Monday, March 1, 2021

March 1 - Leviticus 1, James 1

 Key verse: Leviticus 1:3

Big idea: A sacrifice for sin must be holy.

Imagine a groom who is in charge of purchasing the flowers for his wedding. He waits until the day before, goes to Walmart, and finds the ones marked “Must-Go”! They are slightly wilted, slightly brown, and slightly likely to lead to his death when his bride sees them. Or maybe he went to the venue and asked them to set aside any leftover flowers from the weddings that week so he could use them. Is any man, consumed with love and excitement for his wedding, going to give his new wife what is left over? Or is he going to give her the best he can afford? She certainly expects more than that. It seems ridiculous, but how many of us treat God that way?

Under the Law of Moses, sacrifices needed to be “without blemish.” You could not take the sheep that was lame or sick and offer it to God, like some people bring beat-up furniture to the Salvation Army to write-off on their taxes. God demanded and deserved the very best. Giving Him anything less than you would give your fiancĂ© or your boss reveals how little you think of Him. It is an insult, and in some sense, blasphemy. It does not please God, and does not win His favor.

When someone sinned, a sin offering was required. The sacrifice must be perfect, or it would not be accepted. First, a cheap sacrifice would reveal an unrepentant heart, still more concerned with what benefits me than what a deserve. Second, it undermines the severity of sin by denying that it is costly. But ultimately, it is because the sin offering was not an end-point but a signpost to Christ’s sacrifice. 1 Peter 1:18-19 puts it this way, “Forasmuch as ye know that ye were not redeemed with corruptible things, as silver and gold, from your vain conversation received by tradition from your fathers; But with the precious blood of Christ, as of a lamb without blemish and without spot.” Jesus was the perfect sacrifice for sin because He “knew no sin” (2 Corinthians 5:21, see also: Romans 8:3 and 1 John 3:5). The sacrifice of the sinless Jesus showed the cost of sin and paid it, and showed a heart of unchained grace: the very best Heaven had to offer to rescue rebellious sinners.

If that was the price of our salvation, what do we give God? Do we give Him the time we have left over after working overtime for our vacation, kids’ sports, our social life, and TV? Too often the Lord who made us and bought us gets the scraps when everyone else is finished. Do we give Him the last of our money or what’s first? Your bank account will often show who your true master is even why you try to lie to yourself. God gave the very best for us, so we should give the very best to Him.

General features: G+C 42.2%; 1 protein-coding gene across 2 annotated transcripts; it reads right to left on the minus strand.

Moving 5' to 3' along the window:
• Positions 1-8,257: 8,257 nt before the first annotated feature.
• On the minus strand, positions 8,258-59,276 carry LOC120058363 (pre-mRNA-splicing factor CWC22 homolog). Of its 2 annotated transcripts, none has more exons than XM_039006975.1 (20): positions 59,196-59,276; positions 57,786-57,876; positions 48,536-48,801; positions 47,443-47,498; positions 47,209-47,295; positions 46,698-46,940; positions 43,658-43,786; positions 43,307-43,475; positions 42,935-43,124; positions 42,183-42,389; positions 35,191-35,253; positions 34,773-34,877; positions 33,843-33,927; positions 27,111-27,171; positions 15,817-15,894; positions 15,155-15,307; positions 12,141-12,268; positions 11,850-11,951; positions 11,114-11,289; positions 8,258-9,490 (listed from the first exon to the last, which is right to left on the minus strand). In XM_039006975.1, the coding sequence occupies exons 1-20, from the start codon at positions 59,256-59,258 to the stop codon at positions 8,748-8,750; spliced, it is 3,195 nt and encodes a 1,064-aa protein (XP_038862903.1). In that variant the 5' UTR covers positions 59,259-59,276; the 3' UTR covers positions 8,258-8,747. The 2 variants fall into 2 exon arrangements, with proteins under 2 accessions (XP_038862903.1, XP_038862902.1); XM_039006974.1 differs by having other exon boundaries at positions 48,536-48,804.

Discussion idea: Ephesians 5:27 says that Jesus presents the church to Himself “without spot or wrinkle or any such thing.” How does that relate to the standard for sacrifices? Compare and contrast the church as a “sacrifice” with the sin offering of Jesus. See Romans 12.

Prayer focus: Lord, thank you for giving us the truly perfect sacrifice and redeemer, so that we could have abundant life. Forgive us for the times that we have given you second-best. Help us to put you first as individuals, as a family, and as a church.

Key Verse: James 1:5
Big Idea: Wisdom comes from God.

James was written by the half-brother of Jesus (the son of Mary and Joseph, rather than Mary and God). It is short but extremely rich. In many ways, it is a kind of loose commentary on the Sermon on the Mount, taking and applying many of the things that Jesus taught during His earthly ministry. Going back much further, it reflects some of the content of Proverbs in the Old Testament. James is where the rubber meets the road in the Christian life. It is the handbook of wisdom, the skill of living well. 

It is easy to live well when things are going smoothly, but life is full of bumps that threaten to throw us off course. James 1 warns us that when these trials come, we have to patiently endure. If we do, the challenges of life mature us and make us stronger. But handling these difficulties requires wisdom. Where do we get that wisdom? Do we need to go to a special school? Does it require a certain amount of failure in life to learn the lessons to succeed? The answer that James gives is surprising in its simplicity: just ask. Ask, and like when Solomon asked, God will give generously without finding fault (1 Kings 3:1-14). We must not ask in a double-minded way, where we look for God's guidance but still intend to keep our own counsel. Instead, we must ask with the kind of humility that recognizes that rich and poor, young and old, and everything in between are all just as dependent on God. Like the wildflowers wither and fade, any delusions of strength we may have are fleeting. 

The only thing that grows naturally in the soil of our hearts is sin. But every good gift, including the wisdom to use those gifts well, comes from God and God alone. When we stop turning inward and turn upward, we find that we have all that we need. The secret to living life well is to simply ask God, in faith, to show us what to do, and humbly do it. If we trust and obey, we can live the life God intends for us.

Discussion Idea: Why might we be reluctant to ask God for the wisdom to deal with a situation? How might our own desires keep us from asking in faith?

Prayer Focus: What is the most challenging decision facing you right now? Pray for God to give you the wisdom to know what to do and the courage to do it.

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